What is a ZEV?

ZEV stands for zero-emission vehicle and is a quick way of referring to the California ZEV rule, adopted as part of the 1990 Low Emission Vehicle Program by the California Air Resources Board (ARB).

What kinds of vehicles count as ZEVs?

ZEVs include battery electric vehicles (BEVs), plug-in hybrid electric vehicles (PHEVs) and fuel cell vehicles (FCVs).

Automakers have made enormous investments to promote ZEV technologies and produce a variety of models for sale.

Manufacturers are spending tens of billions of dollars on R&D, to modify assembly plants, and to produce and promote ZEV vehicles.

There are 32 different ZEV-qualifying models currently on the road in California. 7 more are expected by MY 2018. Dozens more are in the production pipeline – projected to be over 70 models by MY 2021.

ZEVs of all different shapes and sizes – mini-compacts, two-seaters, subcompacts, compacts, midsize and large sedans, station wagons, SUVs, mini-vans – are in the market today with both two-wheel drive and all-wheel drive options.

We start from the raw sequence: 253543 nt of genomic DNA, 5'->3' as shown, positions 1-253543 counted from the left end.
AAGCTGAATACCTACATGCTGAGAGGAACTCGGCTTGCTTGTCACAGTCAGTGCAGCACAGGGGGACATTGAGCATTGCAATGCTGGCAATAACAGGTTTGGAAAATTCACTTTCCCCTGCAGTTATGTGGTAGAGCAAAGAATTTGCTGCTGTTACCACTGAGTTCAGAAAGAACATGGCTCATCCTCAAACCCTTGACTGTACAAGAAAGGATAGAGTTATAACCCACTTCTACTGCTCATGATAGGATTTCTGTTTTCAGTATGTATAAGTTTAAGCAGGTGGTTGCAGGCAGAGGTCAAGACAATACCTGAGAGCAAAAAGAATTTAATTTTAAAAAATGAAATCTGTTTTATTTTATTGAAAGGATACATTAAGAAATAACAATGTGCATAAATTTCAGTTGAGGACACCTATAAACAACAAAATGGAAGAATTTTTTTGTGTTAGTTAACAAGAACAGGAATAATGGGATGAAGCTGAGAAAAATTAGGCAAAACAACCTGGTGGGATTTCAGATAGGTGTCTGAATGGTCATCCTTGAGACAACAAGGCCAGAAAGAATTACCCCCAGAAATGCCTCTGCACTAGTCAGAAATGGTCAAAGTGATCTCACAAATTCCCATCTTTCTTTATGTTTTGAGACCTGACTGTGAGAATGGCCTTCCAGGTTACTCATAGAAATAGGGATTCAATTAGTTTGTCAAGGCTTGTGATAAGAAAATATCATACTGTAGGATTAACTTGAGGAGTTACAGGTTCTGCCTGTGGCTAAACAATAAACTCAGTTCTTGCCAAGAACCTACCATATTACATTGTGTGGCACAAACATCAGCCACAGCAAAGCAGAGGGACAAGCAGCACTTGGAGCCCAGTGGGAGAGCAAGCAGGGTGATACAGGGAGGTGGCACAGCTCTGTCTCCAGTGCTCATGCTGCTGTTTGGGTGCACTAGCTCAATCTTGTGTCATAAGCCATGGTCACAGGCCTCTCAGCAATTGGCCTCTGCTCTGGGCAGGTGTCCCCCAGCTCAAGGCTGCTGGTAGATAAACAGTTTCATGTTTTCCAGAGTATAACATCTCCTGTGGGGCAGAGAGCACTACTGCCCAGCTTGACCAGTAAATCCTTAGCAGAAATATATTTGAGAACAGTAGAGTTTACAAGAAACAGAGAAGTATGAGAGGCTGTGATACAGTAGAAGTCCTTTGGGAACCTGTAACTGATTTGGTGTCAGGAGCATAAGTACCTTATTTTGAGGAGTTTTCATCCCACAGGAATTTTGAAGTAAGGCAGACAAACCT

The current problem is that there are not enough ZEV customers yet.

While the number of ZEV-qualifying battery electric, plug-in hybrid electric, and fuel cell electric vehicles has substantially expanded these past several years, ZEV sales have stagnated to around 3 to 4 percent of the market.

California ZEV Market

Aggressive pricing of ZEVs by automakers has not helped boost sales.

Increasing the number of ZEVs with a more stringent mandate doesn’t solve the problem.

What government can do to work with automakers to meet California’s goals: What government can do to work with automakers to meet California’s goals:

Fully fund ZEV sales incentives like Clean Vehicle Rebates and establish long-term HOV lane access.

Invest in ZEV infrastructure to build more charging/refueling stations. No one will buy a car if they cannot fuel it.

Lower ZEV fueling costs.
In many parts of California, it costs more to refuel a ZEV than it does its gasoline equivalent.

Help build customer awareness and confidence. Few consumers are willing to change over to ZEVs if they are unfamiliar with their benefits.

Model-specific and brand advertising won’t solve the problem alone. While 90 percent of buyers reported doing specific product research before stepping into a dealership, 86 percent of shoppers are likely to have picked in advance the type of fuel their vehicle will run on well before beginning the car search process.

A comprehensive consumer education effort – similar to California’s Flex Your Power campaign – would increase customer awareness of ZEV technologies and their benefits, range, and options long before consumers begin the actual new car search process.